OSHA Imposed Fines for Material Handling Violations

In December 2010, OSHA penalized a freight carrier company in Rhode Island for $76,000 after an operator suffered foot injury. The authority has determined many counts where the lift truck is being operated incorrectly that resulted to mishap and worker’s injury.

In February 2013, OSHA imposed $91,000 fines against Chicago based company after a worker injured in an accident involving company’s forklift. The case arises when OSHA inspector found out the lapses of the company to train the operator and check it license.

In October 2014, a transportation firm, located in Michigan, has been cited for willful and repeated OSHA violations. The alleged violation ranges from simple non-provision of fall protection to defective and non-maintenance of lift trucks. The company faced $145,000 monetary fine.

In April 2016, OSHA cited several citations against United States Postal Office in its Iowa center. The complain started when a person exposes that lift truck operators are jeopardizing their safety when handling loads and driving the trucks without clear view or visual to the direction. Despite of this, USPS failed to rectify the violations. There are three violations, two repeated and one serious. The facility is now facing $88,000 fines.

In May 2016 OSHA cited several citations against United States Postal Office in its Virginia center. OSHA opened an inspection on Oct. 27, 2015, after a complaint alleged hazards involving power industrial equipment at the facility. Inspectors issued citations after they found the employer: Allowed employees to operate powered industrial equipment despite the fact the equipment was not inspected or examined for defects after each shift. Permitted employees to operate powered industrial vehicles without use of a seatbelt. Allowed employees to operate powered industrial equipment in aisles clearly marked for wheeled mailed carts, exposing workers to struck-by or caught-between hazards. Failed to provide employees with training to ensure they were competent to operate the equipment. Let employees improperly tow wheeled carts using powered pallet jacks. Proposed penalties: $120,000

Change: OSHA ENFORCEMENT OF  1910.178

What has changed with PM’s compliance completion?

  • Effective August 1 2016 – OSHA fines increased 80%.
  • Inflation adjustment was made 1/13/17.
  • Violations – was $7,000 per – now $12,675
  • Failure to abate – was $7,000 per date – $12,675 per day.
  • Willful violation – was $70,000 – now $126,749.

OSHA will now visit

  • Any accident.
  • Any call from a disgruntled employee.
  • Randomly.

OSHA: PM’s must be done. OSHA 1910.178 , ANSI B56.1- 6.2(a)

  • By Trained technicians. OSHA 1910.178(q)(1), ANSI B56.1- 6.2(B)
  • Using vetted parts. 1910.178(a)(1), 1910.178 (q)(5)
  • Following OEM guidelines. 1910.178 (A)(1)

Checking Your Forks

Forklift forks will start to get worn the after the first use. If you often use your lift truck, then it’s a very, very good idea to regularly inspect the forks.  Here are a few things to look for while inspecting the forks:

  • The thickness of the fork blade should match the thickness of the back of the fork.
  • The heel of the fork must be checked for cracks.
  • There should be no differentiating height of the fork tips.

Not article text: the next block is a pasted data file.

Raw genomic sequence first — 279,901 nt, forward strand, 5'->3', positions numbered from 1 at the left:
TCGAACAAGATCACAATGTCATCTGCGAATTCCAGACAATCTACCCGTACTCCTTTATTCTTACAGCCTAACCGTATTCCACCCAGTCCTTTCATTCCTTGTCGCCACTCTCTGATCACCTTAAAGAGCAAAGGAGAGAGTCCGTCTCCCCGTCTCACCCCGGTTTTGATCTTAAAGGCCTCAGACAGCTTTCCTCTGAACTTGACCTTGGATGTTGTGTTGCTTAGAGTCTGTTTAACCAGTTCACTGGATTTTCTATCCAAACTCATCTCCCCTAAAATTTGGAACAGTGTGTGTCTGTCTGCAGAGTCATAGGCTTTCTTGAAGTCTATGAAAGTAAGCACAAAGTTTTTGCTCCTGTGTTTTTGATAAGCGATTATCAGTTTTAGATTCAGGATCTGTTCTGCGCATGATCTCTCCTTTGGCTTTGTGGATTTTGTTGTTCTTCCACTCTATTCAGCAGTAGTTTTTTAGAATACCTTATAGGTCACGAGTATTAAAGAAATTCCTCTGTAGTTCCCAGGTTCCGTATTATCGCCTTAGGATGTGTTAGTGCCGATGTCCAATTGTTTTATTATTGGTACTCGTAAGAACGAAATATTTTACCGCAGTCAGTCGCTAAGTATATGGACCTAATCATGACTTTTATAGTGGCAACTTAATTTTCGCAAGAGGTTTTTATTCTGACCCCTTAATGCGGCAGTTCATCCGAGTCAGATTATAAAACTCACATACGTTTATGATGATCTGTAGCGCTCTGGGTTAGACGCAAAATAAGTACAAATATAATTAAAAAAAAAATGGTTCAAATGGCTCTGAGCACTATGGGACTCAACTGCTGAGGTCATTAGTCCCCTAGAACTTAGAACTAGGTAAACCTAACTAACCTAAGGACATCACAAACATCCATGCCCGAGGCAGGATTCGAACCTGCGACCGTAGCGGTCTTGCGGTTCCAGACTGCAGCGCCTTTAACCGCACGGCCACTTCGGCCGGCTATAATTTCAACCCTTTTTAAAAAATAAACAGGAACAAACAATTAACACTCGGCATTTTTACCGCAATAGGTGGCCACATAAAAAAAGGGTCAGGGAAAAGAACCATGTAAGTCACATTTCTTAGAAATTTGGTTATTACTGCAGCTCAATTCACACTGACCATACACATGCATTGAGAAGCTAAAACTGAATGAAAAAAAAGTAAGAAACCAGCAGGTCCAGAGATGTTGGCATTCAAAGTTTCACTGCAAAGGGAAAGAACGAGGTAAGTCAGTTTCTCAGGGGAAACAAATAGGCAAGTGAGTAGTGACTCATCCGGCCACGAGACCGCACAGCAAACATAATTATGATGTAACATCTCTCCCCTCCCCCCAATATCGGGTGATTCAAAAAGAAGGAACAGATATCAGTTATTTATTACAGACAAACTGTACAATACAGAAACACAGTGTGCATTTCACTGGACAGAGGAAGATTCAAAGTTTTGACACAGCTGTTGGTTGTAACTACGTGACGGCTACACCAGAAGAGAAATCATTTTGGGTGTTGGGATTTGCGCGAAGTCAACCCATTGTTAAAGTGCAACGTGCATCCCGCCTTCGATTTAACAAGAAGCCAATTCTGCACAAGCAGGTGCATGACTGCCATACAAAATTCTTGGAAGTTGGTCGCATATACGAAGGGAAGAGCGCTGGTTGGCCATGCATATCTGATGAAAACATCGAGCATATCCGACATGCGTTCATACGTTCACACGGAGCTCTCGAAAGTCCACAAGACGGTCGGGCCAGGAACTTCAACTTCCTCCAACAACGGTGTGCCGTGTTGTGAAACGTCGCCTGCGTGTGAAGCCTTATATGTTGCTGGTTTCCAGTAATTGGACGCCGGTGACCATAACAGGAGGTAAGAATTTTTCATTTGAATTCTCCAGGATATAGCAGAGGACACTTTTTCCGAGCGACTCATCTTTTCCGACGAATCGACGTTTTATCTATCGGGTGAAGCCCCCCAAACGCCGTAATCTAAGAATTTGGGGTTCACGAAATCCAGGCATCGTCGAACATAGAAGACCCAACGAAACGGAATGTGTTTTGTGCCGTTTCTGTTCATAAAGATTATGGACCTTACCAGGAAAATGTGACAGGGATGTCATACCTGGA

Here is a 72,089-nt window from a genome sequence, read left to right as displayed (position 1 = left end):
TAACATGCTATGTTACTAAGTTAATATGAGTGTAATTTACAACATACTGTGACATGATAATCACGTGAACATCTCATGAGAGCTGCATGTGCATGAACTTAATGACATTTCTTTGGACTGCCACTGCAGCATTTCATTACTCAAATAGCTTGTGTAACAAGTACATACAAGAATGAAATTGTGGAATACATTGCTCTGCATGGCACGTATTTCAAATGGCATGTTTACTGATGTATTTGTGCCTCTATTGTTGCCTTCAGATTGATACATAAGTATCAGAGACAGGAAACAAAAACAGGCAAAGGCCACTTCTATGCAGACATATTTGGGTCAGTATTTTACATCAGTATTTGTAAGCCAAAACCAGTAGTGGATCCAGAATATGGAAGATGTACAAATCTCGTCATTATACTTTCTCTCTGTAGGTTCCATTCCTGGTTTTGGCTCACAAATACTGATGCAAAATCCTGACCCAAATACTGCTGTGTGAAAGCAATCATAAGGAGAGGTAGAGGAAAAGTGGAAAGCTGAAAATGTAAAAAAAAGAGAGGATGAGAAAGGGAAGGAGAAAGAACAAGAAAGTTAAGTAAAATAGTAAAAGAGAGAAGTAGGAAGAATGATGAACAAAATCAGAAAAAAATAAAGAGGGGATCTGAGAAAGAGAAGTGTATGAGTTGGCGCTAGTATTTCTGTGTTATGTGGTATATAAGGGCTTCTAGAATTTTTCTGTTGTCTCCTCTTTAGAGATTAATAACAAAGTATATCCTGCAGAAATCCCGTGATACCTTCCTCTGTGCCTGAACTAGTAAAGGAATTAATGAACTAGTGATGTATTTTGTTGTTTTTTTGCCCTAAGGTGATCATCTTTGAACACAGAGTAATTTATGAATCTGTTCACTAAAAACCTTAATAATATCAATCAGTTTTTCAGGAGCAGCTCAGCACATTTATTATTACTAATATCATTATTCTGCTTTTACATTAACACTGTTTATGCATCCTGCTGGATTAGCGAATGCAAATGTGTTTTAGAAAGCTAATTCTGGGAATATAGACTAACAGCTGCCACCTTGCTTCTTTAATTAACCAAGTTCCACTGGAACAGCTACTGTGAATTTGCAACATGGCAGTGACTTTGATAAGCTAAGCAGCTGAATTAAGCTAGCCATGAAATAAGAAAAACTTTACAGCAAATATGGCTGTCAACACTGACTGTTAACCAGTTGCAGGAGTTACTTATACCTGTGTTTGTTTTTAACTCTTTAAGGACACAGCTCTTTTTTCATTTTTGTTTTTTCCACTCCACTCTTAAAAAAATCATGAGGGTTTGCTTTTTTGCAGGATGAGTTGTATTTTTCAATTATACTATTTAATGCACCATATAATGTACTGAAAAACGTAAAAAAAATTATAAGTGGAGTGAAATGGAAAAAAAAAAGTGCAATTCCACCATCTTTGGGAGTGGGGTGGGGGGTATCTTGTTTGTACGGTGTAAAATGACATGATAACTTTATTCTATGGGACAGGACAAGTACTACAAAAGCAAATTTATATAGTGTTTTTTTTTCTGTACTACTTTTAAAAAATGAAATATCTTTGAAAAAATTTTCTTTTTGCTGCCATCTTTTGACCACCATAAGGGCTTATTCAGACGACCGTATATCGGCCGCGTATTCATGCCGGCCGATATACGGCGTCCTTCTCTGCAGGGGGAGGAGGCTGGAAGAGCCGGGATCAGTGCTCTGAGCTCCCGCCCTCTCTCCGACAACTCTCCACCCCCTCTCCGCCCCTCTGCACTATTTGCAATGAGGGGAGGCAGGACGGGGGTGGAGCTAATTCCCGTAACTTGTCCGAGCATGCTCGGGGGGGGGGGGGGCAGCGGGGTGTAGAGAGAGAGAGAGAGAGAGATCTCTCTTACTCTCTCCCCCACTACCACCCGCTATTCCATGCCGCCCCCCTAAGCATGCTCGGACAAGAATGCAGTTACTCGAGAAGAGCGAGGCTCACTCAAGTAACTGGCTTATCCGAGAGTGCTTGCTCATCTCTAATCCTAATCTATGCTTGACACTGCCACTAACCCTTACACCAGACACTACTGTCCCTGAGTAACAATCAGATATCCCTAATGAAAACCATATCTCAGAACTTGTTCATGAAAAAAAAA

• You must be able to read the factory markings of the forks.
  • The hooks of the forks must be checked for any deformations.

If a problem occurs with any of these inspections, the forks must be replaced.  Call your local CFE branch (800) CFE-LIFT and we will be happy to find you a replacement pair for any kind of lift and/or job.

Customer Service


Everyone has most likely had a negative customer service experience before.  Poor customer service is one of if not the leading factor in losing customers.  It is also a factor in preventing new customers, because people are more likely to talk about a negative experience rather than a positive one.  I chose the picture above for these reasons.  Providing excellent customer service is the most effective way to keep customers.

From my personal experience as a customer, there is a particular auto parts store that I will not enter unless I absolutely have to.  The employees never acknowledge customers walking in the door, and they don’t even bother to ask if you need help as you wander through the aisles.  If you make it to the counter without needing assistance, there is often nobody there to ring you up, and the staff is in no hurry to do so.  For these reasons I go to a different auto parts store where I’m greeted as I walk into the building, and asked if I need any help.  I don’t even bother to check the prices between the two stores, because I don’t want to give my money to the first store.

The forklift owner’s customer service experience with a dealer is not unlike mine with the auto parts store.  Neither of us want to make the purchase, but we have to in order to fix a broken machine that is needed for daily operations.  Therefore, the customer will often choose a service provider that makes the experience as painless as possible.  While in the CFE parts department, I dealt with many customers whose equipment we are not dealers for.  I kept these customers by always telling the truth and following through on anything I promised.  On one occasion, I could not purchase a part through an aftermarket vendor, so the competitor dealership was my only option.  I informed the customer of this, and he still wanted to buy the part from me.  The competitor dealership had done something previously that made this customer willing to pay more just so he did not have to contact that dealer.

My experiences on both sides of the fence are what influenced my strong belief in great customer service.  There are many places a customer can go, but they are more willing to go to the place that makes them feel appreciated.  That is why we must take care of the customer, because the statement in the sign pictured above is very true.





CFE Helps Ship WWII Anchor